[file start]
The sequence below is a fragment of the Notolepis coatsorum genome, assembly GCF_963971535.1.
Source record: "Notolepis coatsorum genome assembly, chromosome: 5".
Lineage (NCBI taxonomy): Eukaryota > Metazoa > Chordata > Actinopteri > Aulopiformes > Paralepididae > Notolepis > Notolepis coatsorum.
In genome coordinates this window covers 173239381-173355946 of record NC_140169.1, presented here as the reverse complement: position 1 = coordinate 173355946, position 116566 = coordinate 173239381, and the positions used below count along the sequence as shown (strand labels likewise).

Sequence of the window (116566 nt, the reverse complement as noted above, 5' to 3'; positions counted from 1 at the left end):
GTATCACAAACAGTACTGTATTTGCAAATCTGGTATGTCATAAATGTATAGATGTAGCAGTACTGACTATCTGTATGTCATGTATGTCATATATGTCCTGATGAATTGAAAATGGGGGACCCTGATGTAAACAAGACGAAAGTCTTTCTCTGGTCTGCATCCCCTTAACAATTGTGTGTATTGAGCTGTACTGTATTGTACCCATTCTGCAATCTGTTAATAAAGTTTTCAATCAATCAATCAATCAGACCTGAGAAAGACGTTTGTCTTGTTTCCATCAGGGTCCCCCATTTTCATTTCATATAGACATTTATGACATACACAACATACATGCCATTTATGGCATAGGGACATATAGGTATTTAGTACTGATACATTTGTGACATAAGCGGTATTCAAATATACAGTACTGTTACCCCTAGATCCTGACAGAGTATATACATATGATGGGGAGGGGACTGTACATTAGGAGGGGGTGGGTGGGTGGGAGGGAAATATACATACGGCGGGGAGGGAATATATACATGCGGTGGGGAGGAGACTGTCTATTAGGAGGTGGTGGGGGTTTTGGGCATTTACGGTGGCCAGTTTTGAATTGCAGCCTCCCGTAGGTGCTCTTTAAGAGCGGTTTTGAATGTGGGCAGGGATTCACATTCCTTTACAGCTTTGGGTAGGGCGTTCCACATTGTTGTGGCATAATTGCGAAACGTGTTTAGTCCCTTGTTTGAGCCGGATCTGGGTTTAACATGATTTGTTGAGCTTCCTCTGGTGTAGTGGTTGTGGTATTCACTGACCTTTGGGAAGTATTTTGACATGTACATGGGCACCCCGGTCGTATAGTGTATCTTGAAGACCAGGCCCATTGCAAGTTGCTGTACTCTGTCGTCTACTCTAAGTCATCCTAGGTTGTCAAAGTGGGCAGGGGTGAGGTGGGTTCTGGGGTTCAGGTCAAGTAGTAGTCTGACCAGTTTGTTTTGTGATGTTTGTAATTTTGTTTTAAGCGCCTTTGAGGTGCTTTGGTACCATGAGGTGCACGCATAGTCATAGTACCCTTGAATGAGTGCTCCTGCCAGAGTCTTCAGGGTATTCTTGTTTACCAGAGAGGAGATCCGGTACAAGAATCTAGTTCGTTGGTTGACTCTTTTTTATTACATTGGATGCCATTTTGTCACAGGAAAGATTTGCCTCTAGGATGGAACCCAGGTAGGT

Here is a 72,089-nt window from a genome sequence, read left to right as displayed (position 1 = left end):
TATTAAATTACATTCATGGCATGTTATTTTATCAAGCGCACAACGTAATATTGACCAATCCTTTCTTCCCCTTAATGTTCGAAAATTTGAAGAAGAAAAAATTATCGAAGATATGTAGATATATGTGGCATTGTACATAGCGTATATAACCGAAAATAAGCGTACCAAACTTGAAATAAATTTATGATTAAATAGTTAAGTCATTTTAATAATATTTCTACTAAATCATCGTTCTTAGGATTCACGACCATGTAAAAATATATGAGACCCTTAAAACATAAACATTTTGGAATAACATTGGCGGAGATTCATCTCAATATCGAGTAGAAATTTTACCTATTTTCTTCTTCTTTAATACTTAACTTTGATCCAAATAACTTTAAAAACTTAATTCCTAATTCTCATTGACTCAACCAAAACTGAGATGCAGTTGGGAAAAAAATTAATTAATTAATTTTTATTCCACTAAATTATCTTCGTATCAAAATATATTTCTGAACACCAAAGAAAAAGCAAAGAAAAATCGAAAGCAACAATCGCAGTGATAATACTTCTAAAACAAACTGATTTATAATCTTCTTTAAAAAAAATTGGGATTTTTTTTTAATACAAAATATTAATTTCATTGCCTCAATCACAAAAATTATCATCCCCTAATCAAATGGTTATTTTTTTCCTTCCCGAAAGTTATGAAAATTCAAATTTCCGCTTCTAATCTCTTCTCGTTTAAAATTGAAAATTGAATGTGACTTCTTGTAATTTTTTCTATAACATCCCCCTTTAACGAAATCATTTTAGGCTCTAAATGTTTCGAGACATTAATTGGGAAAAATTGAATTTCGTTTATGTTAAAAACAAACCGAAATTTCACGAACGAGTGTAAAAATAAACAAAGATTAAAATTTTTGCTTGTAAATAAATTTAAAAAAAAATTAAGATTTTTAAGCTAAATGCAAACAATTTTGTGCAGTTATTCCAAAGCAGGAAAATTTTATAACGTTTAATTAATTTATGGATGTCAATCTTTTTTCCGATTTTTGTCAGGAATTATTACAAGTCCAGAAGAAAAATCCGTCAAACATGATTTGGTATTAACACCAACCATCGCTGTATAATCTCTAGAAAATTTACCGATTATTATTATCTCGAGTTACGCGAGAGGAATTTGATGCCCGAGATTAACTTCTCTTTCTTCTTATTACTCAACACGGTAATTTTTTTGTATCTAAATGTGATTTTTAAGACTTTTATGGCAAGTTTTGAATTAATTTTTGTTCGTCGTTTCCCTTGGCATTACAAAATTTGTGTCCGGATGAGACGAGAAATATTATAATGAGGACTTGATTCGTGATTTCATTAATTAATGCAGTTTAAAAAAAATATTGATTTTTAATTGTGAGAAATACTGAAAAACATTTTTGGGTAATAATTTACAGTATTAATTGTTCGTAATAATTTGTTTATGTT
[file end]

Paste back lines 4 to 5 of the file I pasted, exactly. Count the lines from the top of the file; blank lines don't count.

In genome coordinates this window covers 173239381-173355946 of record NC_140169.1, presented here as the reverse complement: position 1 = coordinate 173355946, position 116566 = coordinate 173239381, and the positions used below count along the sequence as shown (strand labels likewise).

Sequence of the window (116566 nt, the reverse complement as noted above, 5' to 3'; positions counted from 1 at the left end):